There is a common misconception among people that there is no money in the development of open source software. It is true that the open source code is free to download, but when it comes to the actual act of making money, you should think of this as an opportunity rather than limitation. In the beginning, the open source software looked like a saintly gift to the commonwealth. Programmers would work hard and then give away the fruits of their labor to anyone who wanted it. Anyone could benefit from this act of pure charity.
Over time, companies realized that they could still make money while continuing to give away their developed software. They could do well by just doing good. This was great news for some of the earlier developed open source code since developers would continue to extend those projects as a byproduct of their business venture. The idea being embraced here was that companies could charge anything they like as long as the user could fiddle around with the code and distribute the results.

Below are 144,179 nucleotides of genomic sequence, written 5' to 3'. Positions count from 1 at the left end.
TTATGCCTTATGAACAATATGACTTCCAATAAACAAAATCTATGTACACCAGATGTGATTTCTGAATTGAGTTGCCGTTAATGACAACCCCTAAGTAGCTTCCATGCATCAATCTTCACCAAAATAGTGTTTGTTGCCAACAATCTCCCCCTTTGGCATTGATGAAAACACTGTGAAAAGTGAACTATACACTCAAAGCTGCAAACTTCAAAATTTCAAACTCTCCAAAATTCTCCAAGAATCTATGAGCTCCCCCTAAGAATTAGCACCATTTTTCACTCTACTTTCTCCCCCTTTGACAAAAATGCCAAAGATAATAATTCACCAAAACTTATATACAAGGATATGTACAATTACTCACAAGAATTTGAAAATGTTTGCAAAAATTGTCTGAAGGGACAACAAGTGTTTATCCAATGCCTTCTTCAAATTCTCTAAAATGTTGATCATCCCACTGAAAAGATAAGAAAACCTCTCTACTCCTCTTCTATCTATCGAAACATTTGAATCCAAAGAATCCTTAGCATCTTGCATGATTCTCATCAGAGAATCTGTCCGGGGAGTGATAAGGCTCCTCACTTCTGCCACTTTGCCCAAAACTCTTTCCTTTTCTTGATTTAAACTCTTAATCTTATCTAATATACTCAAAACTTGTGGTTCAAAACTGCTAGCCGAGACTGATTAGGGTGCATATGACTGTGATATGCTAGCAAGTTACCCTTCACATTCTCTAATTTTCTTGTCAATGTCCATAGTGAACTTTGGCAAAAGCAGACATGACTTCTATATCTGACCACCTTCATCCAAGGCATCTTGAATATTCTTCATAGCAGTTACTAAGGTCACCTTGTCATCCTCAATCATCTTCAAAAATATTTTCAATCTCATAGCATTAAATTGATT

Companies that IPO’d
Companies that successfully made it to IPO with open source products include:
- VA Software (now Geeknet, Inc.)
- Red Hat – Major distribution of Linux for server and desktop use.
- MySQL – Popular relational database
- WordPress – Widely used as a blogging platform
- SugarCRM- Business customer relations management
- Magento – E-commerce shopping platform
- Zimbra – E-mail and a messaging server
Ways to Monetize Open Source Platforms
Whether you are the developer or creator of an open source project or an expert in one, here are four methods you can use to make money with open source software.
Selling service for the software
An open source project can provide a way to gain valuable community visibility by selling services for the software. These can include:
- Showcasing your abilities by being able to verify a developer’s work and competence by looking at the open source projects they have been involved in.
- Building reputation by having a high profile reputation in an open source community thus leading to speaking engagements, book writing, and training requests
- Being an expert and a significant player in a technology that companies need as you will be in demand for custom consulting, support and training in that technology.
Offering a dual license option or premium version